So much for a celebratory record launch. In the aftermath of Billie Joe Armstrong’s much-publicized tirade in the middle of his band’s performance at the iHeartRadio Festival in September and his subsequent admission to rehab for substance abuse, it can be easy to forget that there are two more LPs left to go in Green Day’s in-progress rapid-fire album slate. Promotional efforts have been postponed and tour dates have been canceled for the rest of 2012, yet new singles are still hitting with regularity, and the release date for the concluding installment ¡Tre! has even been pushed forward a month from January 2013 to December. As the band focuses its priorities on its frontman’s recovery, the business of releasing music proceeds as planned, just without the extra furor or fuss.
¡Dos! (the second entry in the trilogy, of course) arrives without the weight of expectation, even as it debuts in the shadow of a sensitive time for its creators. Its speedy release on the heels of its predecessor ¡Uno!—which bore the brunt of pent-up audience anticipation and scheduled media hoopla—means it’s easier for this LP to carry itself as Just Another Green Day Album. ¡Uno! tried to be that very thing, but its lack of immediacy and memorable tunes rendered it a might underwhelming even after multiple “maybe it’ll grow on me” listens. Thankfully, ¡Dos! ends up being the record people were promised last time around, a classicist return-to-basics for a group that had spent the better part of the last decade tipping ever farther into rock-god self-importance.
Everything about ¡Dos! is a step up from the last go-round, as if the previous LP was a mere dress rehearsal for the proper show. Unlike the opening-night jitters of ¡Uno!, where the band seemed stiff and a little too self-consciously calculated about its move away from rock-opera grandstanding mode, here the vibe is both livelier and more relaxed. Coupled with a spate of songs generally of a better rank than those included on ¡Uno!, ¡Dos! exhibits none of the drag present on the last outing. If I didn’t know that these CDs were all recorded at the same time, it’d say that ¡Uno! was a perfunctory head-clearing exercise for ¡Dos!, which feels like the album Green Day really wanted to make after saying no to further narrative-bound rock operas.
¡Dos!, as Green Day tells it, is supposed to be the garage rock party in the middle of the three-album set. While the band’s designation of ¡Uno! as the “power pop” LP turned out to be a few teenagers short of a fanclub, ¡Dos! suffers from no such ill-fitting labeling. Be it the full-on retro replica “Fuck Time” or the festooning of psychedelic verse harmonies atop a conventional Green Day backing in “Stop When the Red Lights Flash”, the record is littered with callbacks to various forms of rough ‘n tumble mid-20th century rock ‘n roll. Billie Joe Armstrong is particularly game in regards to conjuring the spirit of 50-year-old rock when he’s singing into the microphone, sounding downright Lennonesque on “Wow! That’s Loud”, a British Invasion pastiche that’s as much indebted to hyper-melodic mid-‘60s Who as it is to the Beatles at their mop-toppiest.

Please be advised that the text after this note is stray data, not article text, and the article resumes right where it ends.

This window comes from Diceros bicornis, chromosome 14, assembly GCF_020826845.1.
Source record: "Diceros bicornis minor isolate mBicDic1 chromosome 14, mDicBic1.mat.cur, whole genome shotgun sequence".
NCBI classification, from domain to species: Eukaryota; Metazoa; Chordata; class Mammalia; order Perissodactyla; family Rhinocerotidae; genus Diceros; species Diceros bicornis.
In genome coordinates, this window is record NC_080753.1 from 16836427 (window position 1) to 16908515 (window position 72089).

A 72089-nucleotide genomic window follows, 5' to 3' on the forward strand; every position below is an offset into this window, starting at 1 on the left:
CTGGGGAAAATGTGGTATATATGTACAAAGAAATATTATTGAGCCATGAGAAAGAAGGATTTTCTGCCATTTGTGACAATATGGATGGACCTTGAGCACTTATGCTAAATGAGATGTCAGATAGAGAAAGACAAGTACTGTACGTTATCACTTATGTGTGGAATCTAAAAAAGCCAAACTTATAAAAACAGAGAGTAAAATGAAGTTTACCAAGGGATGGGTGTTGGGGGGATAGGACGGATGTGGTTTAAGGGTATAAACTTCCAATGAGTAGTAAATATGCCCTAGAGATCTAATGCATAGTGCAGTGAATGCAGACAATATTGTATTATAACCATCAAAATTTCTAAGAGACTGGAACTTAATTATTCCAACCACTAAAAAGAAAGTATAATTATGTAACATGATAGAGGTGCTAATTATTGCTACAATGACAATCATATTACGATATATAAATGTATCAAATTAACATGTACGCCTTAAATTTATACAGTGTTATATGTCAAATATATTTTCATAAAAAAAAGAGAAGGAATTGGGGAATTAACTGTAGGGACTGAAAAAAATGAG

However, it’s the more traditionalist Green Day leanings that tend to be more satisfying than the time-warp simulacrums. Green Day-by-numbers is certainly welcome when it takes the form of no-frills punk rockers like “Ashley”, which hits harder and bounds along more briskly than any like-minded efforts from ¡Uno!. The retro touches work best as a new (old) sonic color for the trio to apply to the basic Green Day framework, as on “Stop When the Red Lights Flash” or “Makeout Party (where Armstrong has copped to channeling Led Zeppelin’s Jimmy Page for his guitar solo). Really, “Fuck Time”, “Wow! That’s Loud!”, and “Amy” are the only full-on period recreations, and their hit-rate is decidedly mixed. The way the band has talked about “Fuck Time” in recent months you’d think it’s an instant classic; as it is, it’s merely a perfunctory garage-pop number (befitting its origins as a tune intended for Green Day’s garage rock side project Foxboro Hot Tubs), noteworthy mainly for its risqué title and Armstrong’s pre-chorus orgasmic exhalations. Conversely, Armstrong’s tribute to Amy Winehouse is rendered as a stripped down, reverb-laden ‘50s rock ‘n’ roll ballad, and the pairing of that form and Armstrong’s touching performance makes for a poignant track that steals the album.
By process of elimination, ¡Dos! is the best Green Day studio album since American Idiot—given the uneven nature of the LPs in between, that’s praise that demands qualifiers. In its own right, ¡Dos! is a perfectly acceptable Average Green Day Album, that despite its many galvanizing moments still can’t touch anything the group issued before 2004. It’s also not without its outright missteps: Green Day’s tendency to recycle melodic ideas returns (lead single “Stray Heart” takes its most memorable hook from “Blood, Sex and Booze” from Warning, and “Lady Cobra” cops a riff from Fang’s “I Wanna Be on TV”—a song the trio once covered as a b-side—and a few vocal tics from Jack White) and “Nightlife” is leaden rap-reggae dreck that’s thankfully under three minutes. Yet credit is due, for this full-length nevertheless reaffirms Green Day is still capable of an engaging LP, and it rights the course for the ¡Uno!/¡Dos!/¡Tre! trilogy after a shaky start. It’s nice being able to listen to a new Green Day CD once again that’s a consistently good listen from top to bottom, much less one that doesn’t require to me slog my way through it to get to the end. Bring on ¡Tre!, I say!